Despite global financial turmoil, National's finance spokesman, Bill English, has indicated the party is still considering tax cuts of $50 a week.
Asked on Radio New Zealand whether cuts of that magnitude were still on the table, Mr English replied: "It will be around those expectations."
His comment comes just before the next Treasury quarterly report is expected to show a recession, and follows ongoing ructions in the United States with the bankruptcy announcement of investment bank Lehman Brothers and forced sale of Merrill Lynch to the Bank of America.
The detail of National's tax cuts package will not be revealed until closer to the election, and last night Mr English would not comment further.
He is expected to wait until after the pre-election fiscal update before setting the cuts programme in stone, but Mr English's comment and his earlier statement that he was happy to live with cash deficits in the short term indicate National is still considering sizeable tax cuts.
Mr Key first mentioned the $50 figure before the May Budget, saying National would deliver "meaningful" cuts and voters' expectations were for cuts "north of $50".
Labour's tax cuts of $12 to $28 will begin on October 1 and Mr Key has already promised National will deliver a further tranche in April next year, followed by more cuts in 2010 and 2011.
Finance Minister Michael Cullen yesterday sent the country a further warning that the Government's cupboard was bare, saying the pre-election fiscal update was expected to show "significantly worse" deficits than the $3.5 billion forecast in the Budget.
Asked if it would put the brakes on any big spending promises in the election campaign, Dr Cullen said: "We face some significant pressures ... so any government moving forward has to be very careful."
The minister said the economy would be one of the defining issues in the campaign.
He suggested the forced sale of Mr Key's former employer - Merrill Lynch - in the US showed the National Party leader was not a safe pair of hands to manage it.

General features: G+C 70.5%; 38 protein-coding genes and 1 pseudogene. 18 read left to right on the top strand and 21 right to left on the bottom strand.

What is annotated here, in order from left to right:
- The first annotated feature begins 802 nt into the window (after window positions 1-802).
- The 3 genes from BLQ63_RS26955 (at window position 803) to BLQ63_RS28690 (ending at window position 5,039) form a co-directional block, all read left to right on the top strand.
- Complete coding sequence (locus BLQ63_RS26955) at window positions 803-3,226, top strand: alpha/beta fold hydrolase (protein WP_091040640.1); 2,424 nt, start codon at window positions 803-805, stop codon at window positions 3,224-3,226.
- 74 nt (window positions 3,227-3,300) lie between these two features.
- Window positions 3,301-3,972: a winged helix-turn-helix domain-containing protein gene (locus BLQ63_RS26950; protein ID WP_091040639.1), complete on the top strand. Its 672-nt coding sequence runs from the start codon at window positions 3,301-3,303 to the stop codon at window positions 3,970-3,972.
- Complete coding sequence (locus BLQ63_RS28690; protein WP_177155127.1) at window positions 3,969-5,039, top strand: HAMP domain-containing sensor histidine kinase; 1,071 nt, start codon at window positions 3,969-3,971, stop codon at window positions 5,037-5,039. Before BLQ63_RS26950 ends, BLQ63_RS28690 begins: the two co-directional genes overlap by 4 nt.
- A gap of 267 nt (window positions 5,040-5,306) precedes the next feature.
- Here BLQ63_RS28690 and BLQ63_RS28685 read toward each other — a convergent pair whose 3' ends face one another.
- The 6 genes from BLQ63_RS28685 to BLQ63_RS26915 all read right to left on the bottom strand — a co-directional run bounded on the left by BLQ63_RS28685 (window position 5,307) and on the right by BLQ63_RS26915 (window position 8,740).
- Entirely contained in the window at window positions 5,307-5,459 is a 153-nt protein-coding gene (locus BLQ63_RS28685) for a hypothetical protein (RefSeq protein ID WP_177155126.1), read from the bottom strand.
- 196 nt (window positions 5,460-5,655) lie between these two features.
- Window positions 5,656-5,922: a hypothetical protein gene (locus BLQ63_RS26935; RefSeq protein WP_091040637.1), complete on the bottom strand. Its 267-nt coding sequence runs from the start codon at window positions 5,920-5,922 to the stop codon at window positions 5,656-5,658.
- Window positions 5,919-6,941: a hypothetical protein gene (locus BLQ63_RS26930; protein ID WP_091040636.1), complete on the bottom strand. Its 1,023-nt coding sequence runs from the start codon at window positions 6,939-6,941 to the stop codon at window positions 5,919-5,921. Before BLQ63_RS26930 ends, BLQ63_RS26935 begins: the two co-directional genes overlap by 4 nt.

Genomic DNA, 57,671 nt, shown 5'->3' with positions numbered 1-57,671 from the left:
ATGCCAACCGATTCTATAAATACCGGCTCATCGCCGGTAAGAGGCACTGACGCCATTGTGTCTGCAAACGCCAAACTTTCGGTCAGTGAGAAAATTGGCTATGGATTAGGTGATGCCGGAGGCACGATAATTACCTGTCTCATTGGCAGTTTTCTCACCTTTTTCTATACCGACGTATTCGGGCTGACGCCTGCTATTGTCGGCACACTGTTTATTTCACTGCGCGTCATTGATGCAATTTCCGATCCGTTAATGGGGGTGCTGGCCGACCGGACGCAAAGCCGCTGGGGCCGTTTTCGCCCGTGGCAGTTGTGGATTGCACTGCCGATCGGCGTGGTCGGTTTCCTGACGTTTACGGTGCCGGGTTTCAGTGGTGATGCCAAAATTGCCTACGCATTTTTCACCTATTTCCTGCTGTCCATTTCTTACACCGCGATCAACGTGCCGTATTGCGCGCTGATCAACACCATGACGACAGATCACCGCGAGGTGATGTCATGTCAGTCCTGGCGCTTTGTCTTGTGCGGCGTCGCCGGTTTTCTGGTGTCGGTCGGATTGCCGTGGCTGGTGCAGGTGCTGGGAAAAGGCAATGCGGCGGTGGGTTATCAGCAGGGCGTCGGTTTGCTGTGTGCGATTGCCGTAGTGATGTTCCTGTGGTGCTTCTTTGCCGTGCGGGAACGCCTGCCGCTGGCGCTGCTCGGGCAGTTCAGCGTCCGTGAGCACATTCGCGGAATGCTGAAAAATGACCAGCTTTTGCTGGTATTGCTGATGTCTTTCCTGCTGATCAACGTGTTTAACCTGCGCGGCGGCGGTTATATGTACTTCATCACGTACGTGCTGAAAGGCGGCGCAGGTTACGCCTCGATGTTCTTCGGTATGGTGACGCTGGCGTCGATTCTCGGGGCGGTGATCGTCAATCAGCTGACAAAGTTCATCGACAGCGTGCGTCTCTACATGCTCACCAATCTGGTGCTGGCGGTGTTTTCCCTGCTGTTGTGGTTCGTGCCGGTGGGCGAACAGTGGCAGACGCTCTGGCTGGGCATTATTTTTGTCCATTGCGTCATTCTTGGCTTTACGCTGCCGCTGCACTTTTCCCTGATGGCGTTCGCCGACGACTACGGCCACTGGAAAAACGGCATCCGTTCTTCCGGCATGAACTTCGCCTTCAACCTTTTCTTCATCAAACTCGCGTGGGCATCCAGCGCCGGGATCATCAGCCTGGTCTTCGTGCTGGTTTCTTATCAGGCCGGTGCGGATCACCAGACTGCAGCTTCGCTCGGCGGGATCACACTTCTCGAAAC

"You don't want a gambler and short-term money market player who will risk billions and billions of dollars. We are seeing in the United States the consequences of that kind of mentality unfolding right now."
The Treasury's next quarterly report on September 26 is expected to show the economy is in recession but will turn positive by the end of the year.
Yesterday, Dr Cullen remained insistent National would be unable to afford larger cuts without extra borrowing - something Mr Key has ruled out, although he has said his party will borrow more to fund long-term infrastructure projects.
Dr Cullen downplayed suggestions events in the US spelled worse news ahead. Much of what happened yesterday was predicted, he said, and the Treasury believed New Zealand's economy would pick up from the end of the year.
He said National had "talked up" the economy so it could justify the bigger tax cuts.
"Now I've pointed out it looks like we're coming out the other side and things are looking better, they're trying to talk down the economy, which seems rather strange."
Mr Key has said National will announce its policy in the "first week" of the campaign. A spokesman wouldn't confirm an exact date.
He said nothing had changed in the message National was giving since Mr Key's comments before the Budget.
It follows a week in which the Reserve Bank cut the official cash rate to 7.5 per cent.
Reserve Bank Governor Alan Bollard said he had moved more aggressively than usual to counteract the international credit crunch.
Labour's tax cuts of $12 to $28 will begin on October 1.
John Key has already promised National will deliver a further tranche next April, with further cuts over the following two years.
The Treasury's next quarterly report on September 26 is expected to show the economy is in recession with a June quarter of negative growth, although it is expected to turn positive by the end of the year.